Diet and Exercise Can Make Up Your Mind

Depression and anxiety seem to be more common than ever these days, yet no one is certain why this is. While some blame genetics and others blame a chemical imbalance, recent studies suggest life experiences/traumatic events are to blame.

Regardless of the cause, more focus is needed on how to remedy this condition that debilitates so many Americans on a daily basis. In addition, as more and more people are seeking natural alternatives to treating illnesses and chronic conditions, it may be interesting to note what effects diet and exercise can have on the brain.

Dos and don’ts of food

According to WebMD, the foods we eat can have a direct impact on our mood, with some making us feel worse and others giving us a mental boost. For example, research shows that a heart-healthy diet, consisting of foods that are high in fiber and low in saturated fat, can boost your mood. However, foods that are high in fat or have a high glycemic load can have the opposite effect.

Some good options

Folic acid and vitamin B12 have been linked to the possible prevention of certain central nervous system and mood disorders. Dairy products, poultry, meat and fish are good sources of B12, while various greens and beans often contain fair amounts of folic acid.

A study focusing on mild depression in the elderly found that higher levels of selenium reduced depression symptoms thought to be caused by oxidative stress on the brain. Whole grains such a brown rice, beans, and lean meats are good sources of selenium.

In addition, omega-3, found in oily fish such as salmon, is believed to have positive effects on certain types of mood swings. Vitamin D, found in beef liver, cheese and egg yolks, can also have a positive effect on regulating serum levels associated with mood disorders.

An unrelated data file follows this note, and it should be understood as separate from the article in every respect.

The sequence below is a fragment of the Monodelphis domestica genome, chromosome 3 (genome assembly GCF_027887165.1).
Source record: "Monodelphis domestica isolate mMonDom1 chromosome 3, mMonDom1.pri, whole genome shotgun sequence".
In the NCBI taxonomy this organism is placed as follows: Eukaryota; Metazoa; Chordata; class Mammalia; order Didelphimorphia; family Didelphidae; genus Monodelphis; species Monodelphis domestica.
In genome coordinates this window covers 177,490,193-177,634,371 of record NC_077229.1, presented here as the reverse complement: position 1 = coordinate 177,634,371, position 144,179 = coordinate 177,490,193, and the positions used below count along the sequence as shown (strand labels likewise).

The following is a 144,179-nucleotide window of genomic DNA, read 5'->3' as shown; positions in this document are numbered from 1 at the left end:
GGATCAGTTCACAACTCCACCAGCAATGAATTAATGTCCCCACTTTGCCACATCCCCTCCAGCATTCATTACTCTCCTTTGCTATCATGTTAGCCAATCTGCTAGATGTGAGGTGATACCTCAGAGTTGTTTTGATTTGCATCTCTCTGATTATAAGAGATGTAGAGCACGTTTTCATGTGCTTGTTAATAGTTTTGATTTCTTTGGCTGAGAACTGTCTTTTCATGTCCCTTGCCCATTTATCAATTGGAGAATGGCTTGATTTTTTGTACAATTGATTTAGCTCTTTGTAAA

Some not so good

Just as certain foods will boost your mood, others have the opposite effect and should be limited. For example, researchers now suspect that saturated fat may play a role in depression.

Alcohol is a known depressant and should be limited or avoided altogether, as it can aggravate symptoms in those with mood disorders. Although caffeine is a stimulant, it should also be limited, as it can increase irritability, particularly for people who are more sensitive to its affects.

Time to work it out

In addition to the foods we eat, regular exercise has been shown to improve mood disorders and relieve depression symptoms.

During a workout, your body releases endorphins, a chemical known to lessen pain and increase positive feelings. In addition, when performed on a regular basis, exercise has been shown to lower stress, reduce anxiety and boost self-esteem. As an added bonus, because regular exercise improves your overall health, your general outlook on life also gets a boost.

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